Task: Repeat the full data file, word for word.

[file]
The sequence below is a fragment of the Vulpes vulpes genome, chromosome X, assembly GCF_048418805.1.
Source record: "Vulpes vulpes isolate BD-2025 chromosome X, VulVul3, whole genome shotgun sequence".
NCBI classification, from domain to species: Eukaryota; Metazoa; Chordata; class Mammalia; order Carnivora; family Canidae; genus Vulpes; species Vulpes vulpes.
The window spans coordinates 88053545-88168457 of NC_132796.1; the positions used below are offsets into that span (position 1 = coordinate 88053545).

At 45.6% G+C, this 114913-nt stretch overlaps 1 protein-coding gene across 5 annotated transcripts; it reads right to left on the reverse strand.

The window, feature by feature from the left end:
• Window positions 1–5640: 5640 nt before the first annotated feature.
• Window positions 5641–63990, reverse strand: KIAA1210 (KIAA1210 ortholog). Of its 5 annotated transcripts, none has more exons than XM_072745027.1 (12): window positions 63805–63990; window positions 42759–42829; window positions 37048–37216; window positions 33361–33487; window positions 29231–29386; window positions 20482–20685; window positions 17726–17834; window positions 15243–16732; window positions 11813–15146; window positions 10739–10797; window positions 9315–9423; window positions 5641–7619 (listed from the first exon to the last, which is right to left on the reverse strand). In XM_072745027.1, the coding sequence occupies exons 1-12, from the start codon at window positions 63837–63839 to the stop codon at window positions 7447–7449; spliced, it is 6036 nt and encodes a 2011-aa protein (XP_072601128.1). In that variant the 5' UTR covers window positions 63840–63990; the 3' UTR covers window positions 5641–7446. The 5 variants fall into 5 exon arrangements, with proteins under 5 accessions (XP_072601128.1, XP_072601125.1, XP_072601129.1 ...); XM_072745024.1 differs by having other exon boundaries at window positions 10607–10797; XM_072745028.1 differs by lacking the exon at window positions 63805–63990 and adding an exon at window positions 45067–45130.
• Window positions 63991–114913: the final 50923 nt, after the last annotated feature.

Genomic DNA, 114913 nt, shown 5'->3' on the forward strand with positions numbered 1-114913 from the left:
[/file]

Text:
The sequence below is a fragment of the Vulpes vulpes genome, chromosome X, assembly GCF_048418805.1.
Source record: "Vulpes vulpes isolate BD-2025 chromosome X, VulVul3, whole genome shotgun sequence".
NCBI classification, from domain to species: Eukaryota; Metazoa; Chordata; class Mammalia; order Carnivora; family Canidae; genus Vulpes; species Vulpes vulpes.
The window spans coordinates 88053545-88168457 of NC_132796.1; the positions used below are offsets into that span (position 1 = coordinate 88053545).

At 45.6% G+C, this 114913-nt stretch overlaps 1 protein-coding gene across 5 annotated transcripts; it reads right to left on the reverse strand.

The window, feature by feature from the left end:
• Window positions 1–5640: 5640 nt before the first annotated feature.
• Window positions 5641–63990, reverse strand: KIAA1210 (KIAA1210 ortholog). Of its 5 annotated transcripts, none has more exons than XM_072745027.1 (12): window positions 63805–63990; window positions 42759–42829; window positions 37048–37216; window positions 33361–33487; window positions 29231–29386; window positions 20482–20685; window positions 17726–17834; window positions 15243–16732; window positions 11813–15146; window positions 10739–10797; window positions 9315–9423; window positions 5641–7619 (listed from the first exon to the last, which is right to left on the reverse strand). In XM_072745027.1, the coding sequence occupies exons 1-12, from the start codon at window positions 63837–63839 to the stop codon at window positions 7447–7449; spliced, it is 6036 nt and encodes a 2011-aa protein (XP_072601128.1). In that variant the 5' UTR covers window positions 63840–63990; the 3' UTR covers window positions 5641–7446. The 5 variants fall into 5 exon arrangements, with proteins under 5 accessions (XP_072601128.1, XP_072601125.1, XP_072601129.1 ...); XM_072745024.1 differs by having other exon boundaries at window positions 10607–10797; XM_072745028.1 differs by lacking the exon at window positions 63805–63990 and adding an exon at window positions 45067–45130.
• Window positions 63991–114913: the final 50923 nt, after the last annotated feature.

Genomic DNA, 114913 nt, shown 5'->3' on the forward strand with positions numbered 1-114913 from the left: